More details are coming out about the shooter, as can be read here by the Associated Press and here at CNN. According to that last link, a memorial service for the victims will be held at a local Korean Methodist church.

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  • Chris

    When horrible incidents like this occur I imagine reporters attempt to attach something or some “facts” that might explain it all. When it involves a religious organization , s this search for rationale based on typical “reading public at large” narratives or the reporters own inner narrative?

    Either way it comes off poorly.

  • Mollie

    In their defense, readers and viewers are absolutely desperate for any information at all. The pressure for any type of info is immense. And I say this as the woman both angry at the lack of additional information on the Shaima Alawadi murder and upset at how reporters have responded to that demand (all hate crime, all the time). We’re all part of the problem!

  • tmatt

    “… said Arthur Holder, dean and vice president for academic affairs at the Graduate Theological Union in Berkeley.”

    WOW. Who do you think would know more about this group of Christians, the graduate school at Berkeley or the Southern Baptist seminary in San Francisco? Or how about Fuller Theological Seminary in Pasadena?

    How about ANYONE other than the folks at Berkeley?

  • Allie

    In the Washington Post article, I did like this little bit:

    Deborah Lee, who was in an English language class, said she heard five to six gunshots at first. “The teacher said, ‘Run,’ and we run,” she said. “I was OK, because I know God protects me. I’m not afraid of him.”

  • Caitlin

    tmatt, the GTU is a consortium of seminaries and theological schools from various religious traditions (Baptist, Presbyterian, Roman Catholic, Lutheran, Unitarian). For a local reporter looking for information about other theological schools in the area, it would be an easy & obvious inquiry.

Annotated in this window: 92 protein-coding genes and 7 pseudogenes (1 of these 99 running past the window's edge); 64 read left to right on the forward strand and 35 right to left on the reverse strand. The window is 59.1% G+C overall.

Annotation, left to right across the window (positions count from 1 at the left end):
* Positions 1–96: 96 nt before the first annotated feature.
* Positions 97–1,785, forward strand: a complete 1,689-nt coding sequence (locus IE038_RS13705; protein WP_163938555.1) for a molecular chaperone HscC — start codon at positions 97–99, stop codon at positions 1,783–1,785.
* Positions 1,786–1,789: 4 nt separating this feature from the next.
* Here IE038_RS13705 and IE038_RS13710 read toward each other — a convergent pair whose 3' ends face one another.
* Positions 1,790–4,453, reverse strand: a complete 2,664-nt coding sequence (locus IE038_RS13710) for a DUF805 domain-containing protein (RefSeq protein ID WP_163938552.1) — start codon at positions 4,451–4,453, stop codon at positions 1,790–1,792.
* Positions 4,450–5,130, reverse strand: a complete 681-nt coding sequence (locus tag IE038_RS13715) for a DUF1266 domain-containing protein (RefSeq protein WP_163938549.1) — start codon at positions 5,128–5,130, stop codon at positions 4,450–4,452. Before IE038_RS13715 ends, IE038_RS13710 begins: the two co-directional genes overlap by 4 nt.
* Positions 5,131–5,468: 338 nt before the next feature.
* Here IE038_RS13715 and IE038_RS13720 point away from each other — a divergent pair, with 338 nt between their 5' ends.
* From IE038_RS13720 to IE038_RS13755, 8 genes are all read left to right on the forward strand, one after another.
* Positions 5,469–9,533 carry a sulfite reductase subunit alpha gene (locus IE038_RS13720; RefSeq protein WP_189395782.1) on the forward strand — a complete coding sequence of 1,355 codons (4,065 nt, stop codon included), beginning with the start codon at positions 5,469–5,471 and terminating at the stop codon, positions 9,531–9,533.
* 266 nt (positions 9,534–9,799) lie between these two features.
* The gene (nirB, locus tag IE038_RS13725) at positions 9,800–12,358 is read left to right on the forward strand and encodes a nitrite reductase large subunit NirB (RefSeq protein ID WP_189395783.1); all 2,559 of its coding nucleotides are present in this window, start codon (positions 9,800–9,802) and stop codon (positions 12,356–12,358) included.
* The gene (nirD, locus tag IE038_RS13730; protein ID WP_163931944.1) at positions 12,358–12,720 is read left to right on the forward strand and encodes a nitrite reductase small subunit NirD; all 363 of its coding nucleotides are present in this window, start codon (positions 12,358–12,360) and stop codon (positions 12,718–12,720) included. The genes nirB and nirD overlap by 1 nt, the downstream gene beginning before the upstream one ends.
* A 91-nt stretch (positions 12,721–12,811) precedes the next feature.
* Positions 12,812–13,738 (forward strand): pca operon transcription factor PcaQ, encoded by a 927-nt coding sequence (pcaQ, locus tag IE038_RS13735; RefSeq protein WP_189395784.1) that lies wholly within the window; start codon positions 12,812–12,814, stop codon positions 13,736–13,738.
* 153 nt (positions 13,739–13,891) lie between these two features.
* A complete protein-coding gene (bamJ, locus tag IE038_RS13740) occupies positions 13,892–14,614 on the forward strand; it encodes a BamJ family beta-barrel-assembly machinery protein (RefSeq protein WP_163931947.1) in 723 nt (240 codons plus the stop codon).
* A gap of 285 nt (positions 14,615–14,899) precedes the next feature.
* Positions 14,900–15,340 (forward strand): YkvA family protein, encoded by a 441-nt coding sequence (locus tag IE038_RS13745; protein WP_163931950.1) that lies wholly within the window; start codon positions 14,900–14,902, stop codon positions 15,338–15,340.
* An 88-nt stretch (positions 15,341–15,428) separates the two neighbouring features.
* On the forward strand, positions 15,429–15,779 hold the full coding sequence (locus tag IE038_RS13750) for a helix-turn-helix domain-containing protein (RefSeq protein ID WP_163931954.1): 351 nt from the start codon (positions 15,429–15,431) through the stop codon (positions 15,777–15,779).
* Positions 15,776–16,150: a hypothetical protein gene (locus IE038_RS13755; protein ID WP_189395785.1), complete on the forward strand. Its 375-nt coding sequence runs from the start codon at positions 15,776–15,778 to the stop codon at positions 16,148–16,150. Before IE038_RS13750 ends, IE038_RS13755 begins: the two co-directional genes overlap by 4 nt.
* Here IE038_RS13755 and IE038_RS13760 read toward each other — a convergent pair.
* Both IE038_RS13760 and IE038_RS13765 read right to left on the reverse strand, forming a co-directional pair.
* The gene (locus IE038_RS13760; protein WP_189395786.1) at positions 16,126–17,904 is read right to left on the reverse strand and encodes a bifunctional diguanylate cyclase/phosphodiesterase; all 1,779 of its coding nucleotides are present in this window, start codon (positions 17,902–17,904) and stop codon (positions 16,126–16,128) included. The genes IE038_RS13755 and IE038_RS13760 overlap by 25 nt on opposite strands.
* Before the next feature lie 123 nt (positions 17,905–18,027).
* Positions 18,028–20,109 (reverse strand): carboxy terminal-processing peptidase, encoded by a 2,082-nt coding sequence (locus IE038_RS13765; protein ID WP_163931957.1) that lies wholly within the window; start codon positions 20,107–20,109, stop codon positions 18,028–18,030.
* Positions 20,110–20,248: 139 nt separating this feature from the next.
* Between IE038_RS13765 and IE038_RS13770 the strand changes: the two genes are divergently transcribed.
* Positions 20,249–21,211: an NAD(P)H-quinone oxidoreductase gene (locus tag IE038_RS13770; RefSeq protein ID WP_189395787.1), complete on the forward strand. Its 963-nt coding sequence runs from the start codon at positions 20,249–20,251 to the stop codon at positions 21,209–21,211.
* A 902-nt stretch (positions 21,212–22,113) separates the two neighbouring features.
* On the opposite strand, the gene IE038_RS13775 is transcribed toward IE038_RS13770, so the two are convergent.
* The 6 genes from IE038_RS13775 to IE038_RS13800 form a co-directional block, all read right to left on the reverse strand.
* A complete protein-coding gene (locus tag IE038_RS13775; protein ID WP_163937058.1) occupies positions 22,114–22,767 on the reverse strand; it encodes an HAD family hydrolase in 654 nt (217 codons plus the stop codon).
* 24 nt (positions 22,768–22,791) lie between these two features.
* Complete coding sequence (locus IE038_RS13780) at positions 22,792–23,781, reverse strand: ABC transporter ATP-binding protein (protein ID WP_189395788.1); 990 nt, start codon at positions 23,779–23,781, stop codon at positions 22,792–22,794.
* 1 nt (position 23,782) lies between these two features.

• Kate

    Building on Caitlin’s comment, the GTU is the closest to the incident in Oakland both from a geographic and East Bay community sense.

  • Jerry

    Mollie, I agree your characterization of the Bay Area News Group (Oakland Tribute, Contra Costa Times etc – did you know that?) coverage. But your quote shows to me how a different feel can be generated by what someone chooses to quote. I did not realize that the article you were citing was the same one I had read until I compared the versions in the Contra Costa Times and Oakland Tribune and found them identical. This is because I was struck by this from that article:

    Oikos University … requires them to attend church services and follow a strict code of conduct.

    “We believe (in) the existence of a personal, malevolent being called Satan who acts as tempter and accuser,” the school’s website states, “for whom the place of eternal punishment was prepared, where all who die outside of Christ shall be confined in conscious torment for eternity.

    “Our main goal is to foster spiritual Christian leaders who abide by God’s intentions and to expand God’s nation through them,” Kim is quoted on Oikos’ website as saying.